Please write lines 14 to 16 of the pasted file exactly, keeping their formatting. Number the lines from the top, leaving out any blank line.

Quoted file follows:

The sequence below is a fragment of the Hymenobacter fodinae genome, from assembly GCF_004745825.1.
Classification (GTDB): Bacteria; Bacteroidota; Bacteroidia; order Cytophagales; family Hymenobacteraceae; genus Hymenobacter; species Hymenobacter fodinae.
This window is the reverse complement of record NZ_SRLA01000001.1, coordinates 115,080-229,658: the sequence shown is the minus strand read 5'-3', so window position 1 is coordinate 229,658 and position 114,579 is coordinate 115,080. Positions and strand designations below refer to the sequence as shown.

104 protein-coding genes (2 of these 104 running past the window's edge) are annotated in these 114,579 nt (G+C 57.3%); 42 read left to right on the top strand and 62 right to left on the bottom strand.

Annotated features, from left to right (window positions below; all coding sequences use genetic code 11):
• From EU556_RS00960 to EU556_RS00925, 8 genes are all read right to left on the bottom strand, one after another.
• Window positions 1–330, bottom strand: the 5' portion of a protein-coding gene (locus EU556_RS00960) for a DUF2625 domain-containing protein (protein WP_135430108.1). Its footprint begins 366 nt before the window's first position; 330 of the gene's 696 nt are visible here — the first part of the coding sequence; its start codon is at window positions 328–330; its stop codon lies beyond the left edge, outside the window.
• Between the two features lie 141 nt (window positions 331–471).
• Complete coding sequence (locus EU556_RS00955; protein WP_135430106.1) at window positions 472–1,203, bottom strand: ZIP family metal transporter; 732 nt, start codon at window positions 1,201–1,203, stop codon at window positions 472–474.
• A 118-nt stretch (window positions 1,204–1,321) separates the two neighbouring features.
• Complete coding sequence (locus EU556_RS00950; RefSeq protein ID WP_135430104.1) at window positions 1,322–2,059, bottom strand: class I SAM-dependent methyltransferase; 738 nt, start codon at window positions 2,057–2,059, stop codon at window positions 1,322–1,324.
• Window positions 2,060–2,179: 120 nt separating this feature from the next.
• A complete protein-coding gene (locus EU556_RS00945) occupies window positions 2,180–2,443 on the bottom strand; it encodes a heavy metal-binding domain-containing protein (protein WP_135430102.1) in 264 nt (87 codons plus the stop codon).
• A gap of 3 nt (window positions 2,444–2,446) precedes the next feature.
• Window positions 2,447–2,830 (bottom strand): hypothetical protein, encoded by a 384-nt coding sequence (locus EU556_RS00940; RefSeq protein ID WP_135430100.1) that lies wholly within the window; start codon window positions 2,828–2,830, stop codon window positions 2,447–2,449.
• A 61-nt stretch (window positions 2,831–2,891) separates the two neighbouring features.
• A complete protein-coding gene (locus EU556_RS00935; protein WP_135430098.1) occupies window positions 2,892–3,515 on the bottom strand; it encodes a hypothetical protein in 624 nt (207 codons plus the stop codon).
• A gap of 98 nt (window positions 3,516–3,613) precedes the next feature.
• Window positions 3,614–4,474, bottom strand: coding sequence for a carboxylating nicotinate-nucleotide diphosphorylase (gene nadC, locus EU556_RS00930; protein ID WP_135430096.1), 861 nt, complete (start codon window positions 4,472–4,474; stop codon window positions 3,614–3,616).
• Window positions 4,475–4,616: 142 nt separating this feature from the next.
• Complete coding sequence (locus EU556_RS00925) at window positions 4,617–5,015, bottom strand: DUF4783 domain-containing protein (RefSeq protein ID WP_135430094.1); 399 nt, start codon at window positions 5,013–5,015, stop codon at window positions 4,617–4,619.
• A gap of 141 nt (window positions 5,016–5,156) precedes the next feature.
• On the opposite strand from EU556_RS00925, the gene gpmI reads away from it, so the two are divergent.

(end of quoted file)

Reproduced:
• A gap of 3 nt (window positions 2,444–2,446) precedes the next feature.
• Window positions 2,447–2,830 (bottom strand): hypothetical protein, encoded by a 384-nt coding sequence (locus EU556_RS00940; RefSeq protein ID WP_135430100.1) that lies wholly within the window; start codon window positions 2,828–2,830, stop codon window positions 2,447–2,449.
• A 61-nt stretch (window positions 2,831–2,891) separates the two neighbouring features.